Divorced spouses can have a difficult time meeting this requirement when the settlement allows one spouse to remain in the home for more than two years before it's sold. The ex-spouse not residing in the home can then lose their eligibility to avoid the capital gains tax, so it's something to consider when working out an agreement.

Retirement Funds

Retirement funds can be treated as marital property during a divorce settlement, so you may have to share retirement funds (including Social Security) with your spouse. If your spouse has a right to a portion of your retirement funds, you must adhere to the applicable tax laws when you make distributions. You are not allowed to "alienate" or "assign" your qualified pension plan distributions to anyone else.

Qualified Domestic Relations Orders (QDROs)

If you have retirement funds you must share with your spouse upon divorce, it's highly advisable that you obtain a Qualified Domestic Relations Order, or QDRO. A QDRO is a court order detailing the proper procedure for distribution of your retirement benefits in the future. It allows your benefits plan administrator to proceed with distributions as if you're still married to your ex-spouse, ensuring that both parties receive their rightful benefits.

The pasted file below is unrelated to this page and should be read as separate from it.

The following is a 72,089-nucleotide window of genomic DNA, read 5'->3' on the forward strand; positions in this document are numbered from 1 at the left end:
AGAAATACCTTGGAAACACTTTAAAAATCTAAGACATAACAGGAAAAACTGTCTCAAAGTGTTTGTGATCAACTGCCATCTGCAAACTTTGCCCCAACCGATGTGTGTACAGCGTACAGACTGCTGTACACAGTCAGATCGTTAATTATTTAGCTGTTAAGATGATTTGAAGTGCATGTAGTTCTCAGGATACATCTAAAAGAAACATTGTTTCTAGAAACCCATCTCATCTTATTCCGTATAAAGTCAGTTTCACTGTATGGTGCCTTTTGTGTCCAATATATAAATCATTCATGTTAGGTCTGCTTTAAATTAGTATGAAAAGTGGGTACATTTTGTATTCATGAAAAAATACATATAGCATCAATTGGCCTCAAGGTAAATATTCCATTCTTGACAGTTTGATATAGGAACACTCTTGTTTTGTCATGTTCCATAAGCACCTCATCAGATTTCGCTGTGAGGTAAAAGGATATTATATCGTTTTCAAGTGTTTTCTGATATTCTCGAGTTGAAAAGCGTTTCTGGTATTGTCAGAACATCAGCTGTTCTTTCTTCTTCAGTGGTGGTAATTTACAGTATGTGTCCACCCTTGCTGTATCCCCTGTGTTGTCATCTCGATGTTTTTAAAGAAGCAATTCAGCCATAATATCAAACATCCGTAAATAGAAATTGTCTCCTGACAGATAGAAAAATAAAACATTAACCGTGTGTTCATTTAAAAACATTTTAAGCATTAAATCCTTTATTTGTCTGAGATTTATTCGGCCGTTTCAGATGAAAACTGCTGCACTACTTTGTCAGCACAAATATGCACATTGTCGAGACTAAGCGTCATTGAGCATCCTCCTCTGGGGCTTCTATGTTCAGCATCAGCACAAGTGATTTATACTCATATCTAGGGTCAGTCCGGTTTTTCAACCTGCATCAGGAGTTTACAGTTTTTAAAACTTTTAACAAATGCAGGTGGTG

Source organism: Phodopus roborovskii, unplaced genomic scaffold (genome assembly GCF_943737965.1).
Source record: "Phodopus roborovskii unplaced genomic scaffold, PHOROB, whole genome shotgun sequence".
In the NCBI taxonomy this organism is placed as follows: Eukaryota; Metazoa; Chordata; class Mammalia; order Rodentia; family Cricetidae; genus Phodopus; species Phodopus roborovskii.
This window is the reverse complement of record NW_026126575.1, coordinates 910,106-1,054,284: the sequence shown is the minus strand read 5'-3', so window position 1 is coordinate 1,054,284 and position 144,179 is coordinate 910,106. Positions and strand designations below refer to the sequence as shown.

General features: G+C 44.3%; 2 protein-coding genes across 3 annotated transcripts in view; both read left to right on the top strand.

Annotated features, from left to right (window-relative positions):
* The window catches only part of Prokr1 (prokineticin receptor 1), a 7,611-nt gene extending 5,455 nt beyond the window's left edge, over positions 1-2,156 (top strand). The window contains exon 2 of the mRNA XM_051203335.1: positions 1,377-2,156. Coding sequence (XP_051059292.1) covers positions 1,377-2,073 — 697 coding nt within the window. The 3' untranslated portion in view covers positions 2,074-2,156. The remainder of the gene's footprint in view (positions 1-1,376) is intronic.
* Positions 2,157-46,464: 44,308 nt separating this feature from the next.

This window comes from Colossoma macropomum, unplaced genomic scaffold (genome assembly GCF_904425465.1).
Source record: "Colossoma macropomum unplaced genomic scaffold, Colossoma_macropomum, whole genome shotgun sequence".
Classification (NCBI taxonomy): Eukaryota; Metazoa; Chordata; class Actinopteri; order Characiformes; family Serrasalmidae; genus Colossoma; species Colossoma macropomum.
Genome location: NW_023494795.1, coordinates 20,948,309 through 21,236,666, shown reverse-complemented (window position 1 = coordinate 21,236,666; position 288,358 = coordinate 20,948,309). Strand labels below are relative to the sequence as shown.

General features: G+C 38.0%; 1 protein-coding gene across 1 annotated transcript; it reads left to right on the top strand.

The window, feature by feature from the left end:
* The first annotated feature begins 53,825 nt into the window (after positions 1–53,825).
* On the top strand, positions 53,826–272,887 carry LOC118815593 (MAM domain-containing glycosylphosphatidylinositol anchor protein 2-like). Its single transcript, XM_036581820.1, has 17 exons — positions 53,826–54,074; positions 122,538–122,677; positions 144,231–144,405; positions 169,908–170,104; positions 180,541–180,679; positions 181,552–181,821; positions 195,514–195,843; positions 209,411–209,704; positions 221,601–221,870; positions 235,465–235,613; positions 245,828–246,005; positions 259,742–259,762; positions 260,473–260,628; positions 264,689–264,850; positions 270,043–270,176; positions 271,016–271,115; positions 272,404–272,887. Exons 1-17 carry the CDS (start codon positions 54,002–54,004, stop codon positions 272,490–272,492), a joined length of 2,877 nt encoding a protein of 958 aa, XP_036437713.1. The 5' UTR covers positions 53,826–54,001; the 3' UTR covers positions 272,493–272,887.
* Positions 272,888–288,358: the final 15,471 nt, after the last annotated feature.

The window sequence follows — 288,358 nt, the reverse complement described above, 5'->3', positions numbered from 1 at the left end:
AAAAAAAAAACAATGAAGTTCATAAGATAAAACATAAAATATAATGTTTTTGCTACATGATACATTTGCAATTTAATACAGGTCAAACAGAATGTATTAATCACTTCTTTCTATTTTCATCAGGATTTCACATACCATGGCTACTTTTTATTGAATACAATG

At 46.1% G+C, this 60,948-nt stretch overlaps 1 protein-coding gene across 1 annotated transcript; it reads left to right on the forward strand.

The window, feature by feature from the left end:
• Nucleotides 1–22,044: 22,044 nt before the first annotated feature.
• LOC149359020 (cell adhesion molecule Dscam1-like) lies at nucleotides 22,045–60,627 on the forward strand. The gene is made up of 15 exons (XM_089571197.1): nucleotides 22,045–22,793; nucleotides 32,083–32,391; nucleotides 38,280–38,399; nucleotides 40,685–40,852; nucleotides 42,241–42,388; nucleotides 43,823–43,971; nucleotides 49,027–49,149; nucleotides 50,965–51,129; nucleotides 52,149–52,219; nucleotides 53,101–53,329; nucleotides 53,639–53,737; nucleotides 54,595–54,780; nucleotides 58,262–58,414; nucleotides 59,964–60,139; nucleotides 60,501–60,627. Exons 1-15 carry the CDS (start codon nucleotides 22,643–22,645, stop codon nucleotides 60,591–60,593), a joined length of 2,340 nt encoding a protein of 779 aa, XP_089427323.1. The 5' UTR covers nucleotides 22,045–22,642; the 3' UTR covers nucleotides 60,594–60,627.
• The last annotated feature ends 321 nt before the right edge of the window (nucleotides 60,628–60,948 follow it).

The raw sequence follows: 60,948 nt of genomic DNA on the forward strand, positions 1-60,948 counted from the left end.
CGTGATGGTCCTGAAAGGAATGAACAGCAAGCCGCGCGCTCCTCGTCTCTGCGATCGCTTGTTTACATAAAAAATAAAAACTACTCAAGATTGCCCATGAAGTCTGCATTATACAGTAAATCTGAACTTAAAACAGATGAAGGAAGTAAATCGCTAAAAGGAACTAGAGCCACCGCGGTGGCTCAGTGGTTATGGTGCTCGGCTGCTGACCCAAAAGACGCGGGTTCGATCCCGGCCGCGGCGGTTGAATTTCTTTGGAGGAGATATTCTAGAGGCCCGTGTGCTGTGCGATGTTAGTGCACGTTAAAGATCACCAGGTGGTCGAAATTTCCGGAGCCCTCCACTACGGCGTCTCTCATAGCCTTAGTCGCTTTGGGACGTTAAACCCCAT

The QDRO also resolves any issues that may arise if you or your ex-spouse remarry -- current and ex-spouses each receive a proportionate share of the plan distributions.

Individual Retirement Accounts (IRAs)

Upon divorce, IRAs are generally considered the sole property of the original owner. However, if you make contributions to your IRA from your earnings during the course of your marriage, your spouse will be entitled to a proportionate amount of IRA assets. The exact distribution amount is subject to state laws.

IRA funds can be transferred tax-free from one spouse to another by a written divorce decree. But if you're the recipient of IRA funds, you can be held responsible for a 20 percent federal income tax unless you ask your IRA trustee to roll the funds into your own IRA.